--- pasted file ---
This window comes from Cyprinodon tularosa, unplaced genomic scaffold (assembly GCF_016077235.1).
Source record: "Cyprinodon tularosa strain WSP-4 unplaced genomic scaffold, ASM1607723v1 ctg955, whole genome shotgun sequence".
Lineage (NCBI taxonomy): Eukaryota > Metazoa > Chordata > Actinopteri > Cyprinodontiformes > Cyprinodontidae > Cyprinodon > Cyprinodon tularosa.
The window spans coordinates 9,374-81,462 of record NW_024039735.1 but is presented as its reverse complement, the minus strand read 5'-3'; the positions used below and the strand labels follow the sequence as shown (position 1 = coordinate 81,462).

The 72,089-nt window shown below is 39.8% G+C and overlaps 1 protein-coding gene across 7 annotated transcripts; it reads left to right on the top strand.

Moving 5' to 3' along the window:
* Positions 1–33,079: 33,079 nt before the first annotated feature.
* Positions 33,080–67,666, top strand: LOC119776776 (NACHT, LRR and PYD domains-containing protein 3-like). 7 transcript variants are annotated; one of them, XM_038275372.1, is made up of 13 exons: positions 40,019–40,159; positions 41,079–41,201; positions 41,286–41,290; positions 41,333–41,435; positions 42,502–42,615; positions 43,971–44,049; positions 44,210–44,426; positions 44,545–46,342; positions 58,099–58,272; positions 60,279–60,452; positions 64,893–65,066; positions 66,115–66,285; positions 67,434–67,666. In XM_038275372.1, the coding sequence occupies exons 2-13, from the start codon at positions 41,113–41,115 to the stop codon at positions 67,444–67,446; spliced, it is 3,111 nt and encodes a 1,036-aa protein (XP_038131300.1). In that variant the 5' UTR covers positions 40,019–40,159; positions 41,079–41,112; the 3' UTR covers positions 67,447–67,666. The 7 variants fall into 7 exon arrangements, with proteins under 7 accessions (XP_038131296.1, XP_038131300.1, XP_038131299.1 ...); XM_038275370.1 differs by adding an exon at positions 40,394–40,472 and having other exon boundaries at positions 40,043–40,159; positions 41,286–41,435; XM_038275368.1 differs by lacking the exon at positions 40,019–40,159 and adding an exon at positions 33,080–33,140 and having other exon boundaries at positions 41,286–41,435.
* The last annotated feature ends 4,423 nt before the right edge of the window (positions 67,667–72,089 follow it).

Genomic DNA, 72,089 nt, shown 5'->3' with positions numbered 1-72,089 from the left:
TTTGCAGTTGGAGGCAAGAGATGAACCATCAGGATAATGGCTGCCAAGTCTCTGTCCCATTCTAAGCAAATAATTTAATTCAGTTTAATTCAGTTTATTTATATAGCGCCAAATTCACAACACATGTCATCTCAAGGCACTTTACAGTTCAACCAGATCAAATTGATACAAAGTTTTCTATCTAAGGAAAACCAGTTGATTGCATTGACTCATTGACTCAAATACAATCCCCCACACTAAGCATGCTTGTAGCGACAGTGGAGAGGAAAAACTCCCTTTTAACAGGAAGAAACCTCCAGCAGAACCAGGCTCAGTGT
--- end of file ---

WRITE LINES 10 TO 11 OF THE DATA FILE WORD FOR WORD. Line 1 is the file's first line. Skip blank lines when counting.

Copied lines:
Genomic DNA, 72,089 nt, shown 5'->3' with positions numbered 1-72,089 from the left:
TTTGCAGTTGGAGGCAAGAGATGAACCATCAGGATAATGGCTGCCAAGTCTCTGTCCCATTCTAAGCAAATAATTTAATTCAGTTTAATTCAGTTTATTTATATAGCGCCAAATTCACAACACATGTCATCTCAAGGCACTTTACAGTTCAACCAGATCAAATTGATACAAAGTTTTCTATCTAAGGAAAACCAGTTGATTGCATTGACTCATTGACTCAAATACAATCCCCCACACTAAGCATGCTTGTAGCGACAGTGGAGAGGAAAAACTCCCTTTTAACAGGAAGAAACCTCCAGCAGAACCAGGCTCAGTGT